It's rare to see a new concept car at a megawatt event like The Quail, without an official manufacturer badge on its flanks. But the VSR Concept Sports Rod is no ordinary concept, and its chief designer is no unknown.
The VSR is the work of Wayne K. Cherry, who led GM's design department through much of the 1990s. Built with the assistance of many familiar GM suppliers like Toyo Tires and EDAG, the biggest name on the partsmaker list is that of Cadillac. The VSR wears a Cadillac-inspired grille, and under the long nose, there's a 6.0-liter Cadillac V-8 with 400 horsepower coupled to an automatic transmission. The monocoque VSR also straps on performance gear like six-piston brake calipers, an anthropomorphic independent suspension, and dual fuel tanks, one 10 gallons, the other 8.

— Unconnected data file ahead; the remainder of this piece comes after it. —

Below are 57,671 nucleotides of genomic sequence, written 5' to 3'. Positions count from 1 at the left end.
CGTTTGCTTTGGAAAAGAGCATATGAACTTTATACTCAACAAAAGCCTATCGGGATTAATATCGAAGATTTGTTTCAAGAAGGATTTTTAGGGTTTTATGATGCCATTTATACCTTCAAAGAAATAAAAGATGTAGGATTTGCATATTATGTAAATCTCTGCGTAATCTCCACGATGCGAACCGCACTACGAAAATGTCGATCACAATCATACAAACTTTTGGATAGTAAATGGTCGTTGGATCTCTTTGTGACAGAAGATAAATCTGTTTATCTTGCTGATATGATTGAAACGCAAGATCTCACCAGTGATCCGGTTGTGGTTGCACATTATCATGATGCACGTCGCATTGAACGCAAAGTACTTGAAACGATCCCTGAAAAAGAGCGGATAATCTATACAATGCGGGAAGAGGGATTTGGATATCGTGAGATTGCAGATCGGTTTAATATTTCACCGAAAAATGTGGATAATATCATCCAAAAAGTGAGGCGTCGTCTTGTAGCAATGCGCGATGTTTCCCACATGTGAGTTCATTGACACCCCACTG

The running concept wears fiberglass bodywork, and the stripped-down interior (provided by Lear) sports carbon-fiber seats, RJS Racing seatbelts, 3M lighting and an iPod Touch by that tech company just up the 101 freeway from Pebble Beach, Apple. Among the best details are the 20-inch front and 22-inch rear wheels, cut from billet and coated in dark nickel powder finish to coordinate with the VSR's metallics.
The stunning concept may remind you of a Plymouth Prowler, but unlike that underperformer, the VSR is meant to be a real hot rod. It's also nowhere near a series production run.